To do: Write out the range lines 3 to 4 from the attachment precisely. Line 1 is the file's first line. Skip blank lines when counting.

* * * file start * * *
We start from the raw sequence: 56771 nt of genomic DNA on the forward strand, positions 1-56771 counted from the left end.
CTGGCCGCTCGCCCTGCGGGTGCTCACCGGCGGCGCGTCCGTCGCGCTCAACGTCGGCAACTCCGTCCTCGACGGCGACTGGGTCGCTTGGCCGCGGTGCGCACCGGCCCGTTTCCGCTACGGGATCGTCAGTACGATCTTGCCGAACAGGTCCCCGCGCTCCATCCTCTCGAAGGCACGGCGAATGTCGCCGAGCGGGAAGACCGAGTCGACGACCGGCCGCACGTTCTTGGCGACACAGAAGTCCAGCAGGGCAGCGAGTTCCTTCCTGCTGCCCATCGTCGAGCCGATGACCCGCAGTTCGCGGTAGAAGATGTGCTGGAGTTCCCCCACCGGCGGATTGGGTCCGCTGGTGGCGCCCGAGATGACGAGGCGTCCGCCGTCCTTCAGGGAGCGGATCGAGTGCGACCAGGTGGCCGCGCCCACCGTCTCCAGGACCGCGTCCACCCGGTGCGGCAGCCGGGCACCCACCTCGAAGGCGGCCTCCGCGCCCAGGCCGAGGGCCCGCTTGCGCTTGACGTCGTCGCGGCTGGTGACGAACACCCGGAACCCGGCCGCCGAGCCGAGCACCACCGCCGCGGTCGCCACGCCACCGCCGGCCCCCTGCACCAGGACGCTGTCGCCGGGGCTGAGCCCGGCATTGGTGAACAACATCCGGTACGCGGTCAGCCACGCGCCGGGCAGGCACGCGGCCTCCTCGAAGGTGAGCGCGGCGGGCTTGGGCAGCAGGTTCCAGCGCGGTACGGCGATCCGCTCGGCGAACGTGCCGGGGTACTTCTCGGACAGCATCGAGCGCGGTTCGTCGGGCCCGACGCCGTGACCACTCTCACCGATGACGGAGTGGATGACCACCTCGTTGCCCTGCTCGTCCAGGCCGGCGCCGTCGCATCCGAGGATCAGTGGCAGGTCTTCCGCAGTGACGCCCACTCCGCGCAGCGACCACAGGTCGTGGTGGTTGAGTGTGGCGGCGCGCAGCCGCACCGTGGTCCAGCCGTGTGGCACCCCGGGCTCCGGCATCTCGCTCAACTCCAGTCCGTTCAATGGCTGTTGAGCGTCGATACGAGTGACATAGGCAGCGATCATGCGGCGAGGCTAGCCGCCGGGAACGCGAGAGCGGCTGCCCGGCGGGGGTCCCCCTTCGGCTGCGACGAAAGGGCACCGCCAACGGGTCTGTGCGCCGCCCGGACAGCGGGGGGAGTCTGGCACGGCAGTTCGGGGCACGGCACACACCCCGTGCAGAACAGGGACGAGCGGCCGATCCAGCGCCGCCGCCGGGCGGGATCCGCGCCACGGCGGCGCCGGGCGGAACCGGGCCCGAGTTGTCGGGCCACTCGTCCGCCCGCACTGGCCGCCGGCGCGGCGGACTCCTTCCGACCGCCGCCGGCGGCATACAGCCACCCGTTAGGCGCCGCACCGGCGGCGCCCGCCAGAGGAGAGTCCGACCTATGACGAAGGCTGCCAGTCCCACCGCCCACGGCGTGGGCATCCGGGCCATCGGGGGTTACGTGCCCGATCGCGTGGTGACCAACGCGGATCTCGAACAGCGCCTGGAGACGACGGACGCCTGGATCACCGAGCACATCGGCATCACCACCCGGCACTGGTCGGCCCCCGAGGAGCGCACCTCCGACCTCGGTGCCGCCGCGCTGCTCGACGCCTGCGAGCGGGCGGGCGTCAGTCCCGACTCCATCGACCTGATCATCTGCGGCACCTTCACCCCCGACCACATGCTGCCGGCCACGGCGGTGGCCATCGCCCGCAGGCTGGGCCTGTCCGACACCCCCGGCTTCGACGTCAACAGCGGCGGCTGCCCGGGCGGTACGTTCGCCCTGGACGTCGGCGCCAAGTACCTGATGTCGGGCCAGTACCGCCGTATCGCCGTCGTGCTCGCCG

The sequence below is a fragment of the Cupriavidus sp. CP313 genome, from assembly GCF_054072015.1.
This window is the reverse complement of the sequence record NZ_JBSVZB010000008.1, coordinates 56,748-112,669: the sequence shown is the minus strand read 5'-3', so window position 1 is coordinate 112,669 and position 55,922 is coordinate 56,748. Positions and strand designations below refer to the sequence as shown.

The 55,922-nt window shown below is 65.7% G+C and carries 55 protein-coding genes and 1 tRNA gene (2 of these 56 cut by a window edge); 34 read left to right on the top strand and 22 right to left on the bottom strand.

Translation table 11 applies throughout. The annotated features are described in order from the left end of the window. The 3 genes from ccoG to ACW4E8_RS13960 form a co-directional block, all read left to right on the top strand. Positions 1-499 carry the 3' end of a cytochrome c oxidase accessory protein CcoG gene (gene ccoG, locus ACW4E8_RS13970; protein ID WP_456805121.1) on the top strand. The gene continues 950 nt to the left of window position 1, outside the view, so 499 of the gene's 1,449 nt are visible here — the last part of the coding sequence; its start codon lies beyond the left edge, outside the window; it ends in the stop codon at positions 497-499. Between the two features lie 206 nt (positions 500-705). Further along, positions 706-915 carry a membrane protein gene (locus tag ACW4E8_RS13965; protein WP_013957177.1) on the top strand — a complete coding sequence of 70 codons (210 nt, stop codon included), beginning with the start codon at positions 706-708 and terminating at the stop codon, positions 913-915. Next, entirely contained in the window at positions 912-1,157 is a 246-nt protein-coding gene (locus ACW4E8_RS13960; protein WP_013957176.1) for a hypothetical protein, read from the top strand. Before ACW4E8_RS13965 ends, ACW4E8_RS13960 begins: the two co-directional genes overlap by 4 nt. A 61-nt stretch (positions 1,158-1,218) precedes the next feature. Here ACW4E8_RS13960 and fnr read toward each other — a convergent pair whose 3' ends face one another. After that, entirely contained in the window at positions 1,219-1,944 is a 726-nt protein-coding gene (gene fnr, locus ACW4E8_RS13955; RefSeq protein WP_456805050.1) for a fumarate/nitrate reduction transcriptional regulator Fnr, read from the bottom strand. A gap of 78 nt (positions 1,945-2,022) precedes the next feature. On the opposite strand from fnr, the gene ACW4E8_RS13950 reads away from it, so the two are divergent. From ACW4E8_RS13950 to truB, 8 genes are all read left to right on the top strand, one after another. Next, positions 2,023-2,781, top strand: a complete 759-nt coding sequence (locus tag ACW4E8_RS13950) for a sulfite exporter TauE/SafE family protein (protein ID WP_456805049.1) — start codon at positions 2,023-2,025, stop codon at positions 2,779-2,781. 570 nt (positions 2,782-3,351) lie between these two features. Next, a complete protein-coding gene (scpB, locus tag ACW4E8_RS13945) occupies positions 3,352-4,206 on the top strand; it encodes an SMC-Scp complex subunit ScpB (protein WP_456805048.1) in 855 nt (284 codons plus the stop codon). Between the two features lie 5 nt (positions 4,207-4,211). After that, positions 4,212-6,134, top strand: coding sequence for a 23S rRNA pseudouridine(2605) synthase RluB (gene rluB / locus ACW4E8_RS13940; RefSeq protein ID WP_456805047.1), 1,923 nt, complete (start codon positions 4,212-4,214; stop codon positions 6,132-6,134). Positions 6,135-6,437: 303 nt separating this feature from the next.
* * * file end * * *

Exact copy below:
The sequence below is a fragment of the Cupriavidus sp. CP313 genome, from assembly GCF_054072015.1.
This window is the reverse complement of the sequence record NZ_JBSVZB010000008.1, coordinates 56,748-112,669: the sequence shown is the minus strand read 5'-3', so window position 1 is coordinate 112,669 and position 55,922 is coordinate 56,748. Positions and strand designations below refer to the sequence as shown.